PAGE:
Guess what the king of Texas barbecue won’t eat?

"Franklin Barbecue" by Aaron Franklin (Peguin Random House)
Photo: Peguin Random House/TNS

In an adoring Esquire magazine profile of new-age Texas barbecue king Aaron Franklin, Franklin coughs up the truth: “I don’t eat that stuff.”

Franklin, in his 10th year as the owner of truck-turned-landmark-restaurant Franklin Barbecue, said he loves to cook but doesn’t eat barbecue at all.

“I’m just surrounded,” he said: “It’s really heavy, fatty, salty food.”

It was like hearing that Nolan Ryan sleeps at baseball games, or that Chip and Joanna Gaines in Waco really live in an RV.

Fort Worth pitmaster Travis Heim, who followed the same trailer-to-treasure success path at Heim Barbecue, stuck up for Franklin.

“When you cook a few thousand pounds of brisket every week like we do, I guess you can get tired of it,” Heim replied by email.

“I usually taste at least a bite daily to make sure that everything is up to our standards, but I definitely am not eating a big plate of brisket every day. I have more trouble staying away from my wife’s potato salad and pinto beans.”

Franklin’s comment launched a flaming frenzy on Facebook, where Austin American-Statesman writer David Thomas took umbrage that the pitmaster who won a James Beard Award with his brisket talked more in Esquire about eating North Carolina pork.

“Does Franklin need to stuff himself with brisket until he’s as fat as I am? Of course not,” Thomas wrote.

“Does the King of Texas Barbecue need to choose his words carefully to not call brisket ‘that stuff’ … ? Yeah, probably.”

Thomas praised legacy restaurants such as Martin’s Place in Bryan, in its 94th year and one of the oldest barbecue joints in Texas still in the same family. (Riscky’s on Azle Avenue and Bailey’s Bar-B-Q in downtown Fort Worth are also among the state’s oldest.)

“It’s the most Texas place that ever existed,” Thomas wrote: “ Old-men-and-dominoes Texas. Hand-written-specials-tacked-to-the-wall Texas. Chopped-beef-and-a-Lone-Star Texas.”

Lest anyone think Thomas is the anti-Aaron of Texas barbecue, he writes that Franklin comes off like a great guy in Esquire and that “just about everybody who’s waited in that hours-long line” calls the barbecue the best ever.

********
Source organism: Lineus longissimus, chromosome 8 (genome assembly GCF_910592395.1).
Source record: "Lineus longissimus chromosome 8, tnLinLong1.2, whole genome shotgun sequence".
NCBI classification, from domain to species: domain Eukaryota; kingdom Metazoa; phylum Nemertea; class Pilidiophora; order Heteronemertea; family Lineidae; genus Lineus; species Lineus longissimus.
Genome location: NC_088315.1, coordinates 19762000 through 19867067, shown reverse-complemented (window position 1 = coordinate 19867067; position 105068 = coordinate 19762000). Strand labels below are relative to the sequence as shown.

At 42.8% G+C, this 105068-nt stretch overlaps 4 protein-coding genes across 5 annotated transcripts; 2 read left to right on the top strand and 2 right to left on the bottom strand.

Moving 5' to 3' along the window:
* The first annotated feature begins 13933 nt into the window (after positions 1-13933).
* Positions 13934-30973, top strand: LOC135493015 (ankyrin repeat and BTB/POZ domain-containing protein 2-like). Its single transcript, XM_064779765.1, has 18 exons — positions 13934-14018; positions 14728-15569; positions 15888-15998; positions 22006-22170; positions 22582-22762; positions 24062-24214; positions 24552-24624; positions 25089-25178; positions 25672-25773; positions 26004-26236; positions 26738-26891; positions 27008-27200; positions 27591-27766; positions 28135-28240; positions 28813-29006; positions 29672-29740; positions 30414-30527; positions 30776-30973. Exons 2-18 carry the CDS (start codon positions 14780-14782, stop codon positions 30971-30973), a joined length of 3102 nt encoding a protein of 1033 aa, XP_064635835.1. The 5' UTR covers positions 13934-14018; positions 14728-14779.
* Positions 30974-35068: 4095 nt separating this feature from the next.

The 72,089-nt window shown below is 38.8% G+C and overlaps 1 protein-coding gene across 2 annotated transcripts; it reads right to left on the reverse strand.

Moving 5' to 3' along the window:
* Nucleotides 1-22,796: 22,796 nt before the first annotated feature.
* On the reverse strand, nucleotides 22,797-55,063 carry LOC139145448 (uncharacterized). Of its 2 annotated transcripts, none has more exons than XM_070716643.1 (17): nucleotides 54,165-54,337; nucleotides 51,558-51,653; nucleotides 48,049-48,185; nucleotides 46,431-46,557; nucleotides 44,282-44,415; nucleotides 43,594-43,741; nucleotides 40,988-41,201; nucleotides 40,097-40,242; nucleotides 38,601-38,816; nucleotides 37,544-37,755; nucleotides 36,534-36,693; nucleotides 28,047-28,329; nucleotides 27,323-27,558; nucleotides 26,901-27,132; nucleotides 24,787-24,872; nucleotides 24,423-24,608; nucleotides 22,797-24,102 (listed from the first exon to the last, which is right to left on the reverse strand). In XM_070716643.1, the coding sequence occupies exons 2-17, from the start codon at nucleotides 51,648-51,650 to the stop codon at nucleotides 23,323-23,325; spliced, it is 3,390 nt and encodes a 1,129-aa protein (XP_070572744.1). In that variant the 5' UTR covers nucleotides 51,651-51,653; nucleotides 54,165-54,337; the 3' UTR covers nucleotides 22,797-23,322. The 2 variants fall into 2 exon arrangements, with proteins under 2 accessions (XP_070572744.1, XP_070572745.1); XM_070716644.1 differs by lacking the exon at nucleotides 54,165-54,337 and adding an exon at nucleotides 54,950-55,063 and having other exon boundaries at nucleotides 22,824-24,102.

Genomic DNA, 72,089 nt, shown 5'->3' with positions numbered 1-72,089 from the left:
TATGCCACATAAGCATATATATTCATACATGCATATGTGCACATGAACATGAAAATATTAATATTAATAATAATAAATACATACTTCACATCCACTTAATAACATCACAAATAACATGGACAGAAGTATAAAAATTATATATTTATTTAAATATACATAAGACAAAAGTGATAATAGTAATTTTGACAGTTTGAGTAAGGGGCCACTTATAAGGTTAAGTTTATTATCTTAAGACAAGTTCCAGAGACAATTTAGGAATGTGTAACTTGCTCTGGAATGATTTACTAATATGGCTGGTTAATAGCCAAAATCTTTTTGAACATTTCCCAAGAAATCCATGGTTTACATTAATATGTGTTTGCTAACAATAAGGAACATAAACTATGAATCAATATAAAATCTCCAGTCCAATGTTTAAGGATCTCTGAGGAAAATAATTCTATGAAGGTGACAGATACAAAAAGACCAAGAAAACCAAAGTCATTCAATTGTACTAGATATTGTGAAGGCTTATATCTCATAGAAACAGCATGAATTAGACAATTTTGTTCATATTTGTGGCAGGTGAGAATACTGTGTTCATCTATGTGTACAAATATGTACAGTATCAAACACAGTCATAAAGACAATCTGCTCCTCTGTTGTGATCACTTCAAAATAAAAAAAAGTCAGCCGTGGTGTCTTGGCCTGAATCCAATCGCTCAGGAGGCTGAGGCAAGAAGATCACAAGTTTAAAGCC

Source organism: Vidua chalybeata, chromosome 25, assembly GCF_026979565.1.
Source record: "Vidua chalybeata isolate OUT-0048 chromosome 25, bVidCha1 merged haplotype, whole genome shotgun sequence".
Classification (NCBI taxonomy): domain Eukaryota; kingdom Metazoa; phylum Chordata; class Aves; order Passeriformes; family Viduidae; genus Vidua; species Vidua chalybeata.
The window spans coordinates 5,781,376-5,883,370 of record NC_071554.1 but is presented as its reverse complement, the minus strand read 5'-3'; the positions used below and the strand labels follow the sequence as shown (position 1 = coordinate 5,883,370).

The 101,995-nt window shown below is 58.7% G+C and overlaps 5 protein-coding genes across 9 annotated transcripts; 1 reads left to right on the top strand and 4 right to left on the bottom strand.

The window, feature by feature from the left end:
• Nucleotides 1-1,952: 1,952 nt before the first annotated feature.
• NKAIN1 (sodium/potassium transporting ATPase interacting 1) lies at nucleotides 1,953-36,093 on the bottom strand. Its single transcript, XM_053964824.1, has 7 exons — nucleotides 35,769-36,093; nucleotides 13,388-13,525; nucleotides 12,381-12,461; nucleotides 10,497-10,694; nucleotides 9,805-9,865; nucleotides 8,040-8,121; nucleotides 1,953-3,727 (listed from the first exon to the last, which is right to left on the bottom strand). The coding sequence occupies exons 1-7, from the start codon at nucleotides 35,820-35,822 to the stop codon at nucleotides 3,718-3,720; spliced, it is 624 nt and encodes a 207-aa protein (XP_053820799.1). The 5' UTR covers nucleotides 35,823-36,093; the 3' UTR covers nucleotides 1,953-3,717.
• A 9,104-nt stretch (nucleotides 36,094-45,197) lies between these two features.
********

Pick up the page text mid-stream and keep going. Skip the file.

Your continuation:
DeeAnna Krier of Baker’s Ribs in Weatherford said she understands how Franklin might be “fatigued” with barbecue.

“Brian and I eat our brisket most everyday,” she wrote in a private online message.

“Brisket is in our blood. … Anytime we have a party at our house, we have to have brisket or else the guests will get so angry. Even if it’s Mexican food it’s brisket.”

Franklin stayed out of the argument Thursday on social media, but you can order his ebook “Franklin Barbecue: A Meat-Smoking Manifesto” or visit his new Asian smokehouse, Loro, a team effort with chef Tyson Cole of Uchi.

From a past Star-Telegram story, here’s Franklin’s recipe for barbecue beans.

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FRANKLIN BBQ BEANS

Makes about 8 cups; serves 8 to 10

“We get a lot of requests for our bean recipe. What makes it so popular? Probably the simple fact that it’s another way of delivering brisket, which is its second-most important ingredient (arguably).”

1 pound dried pinto beans, picked over and rinsed

1/2 cup diced yellow onion

1/2 cup bean seasoning (recipe follows)

8 cups water

1 cup chopped brisket bark and shredded meat

1. Combine the beans, onion, bean seasoning and water in a large pot and let soak for 4 to 6 hours, or for up to overnight, which is what we do in the restaurant.

2. Add the brisket bark and meat to the soaked beans and bring to a boil. Lower the heat to a slow simmer, cover, and cook for 3 to 4 hours, until the beans are tender.

Bean Seasoning:

Makes about 2 cups

1 cup chile powder

1/2 cup kosher salt

1/4 cup coarse black pepper

2 tablespoons onion powder

2 tablespoons garlic powder

1 teaspoon ground cumin

Combine all of the ingredients and mix well. Store in an airtight container.

This story contains information from Star-Telegram archives.

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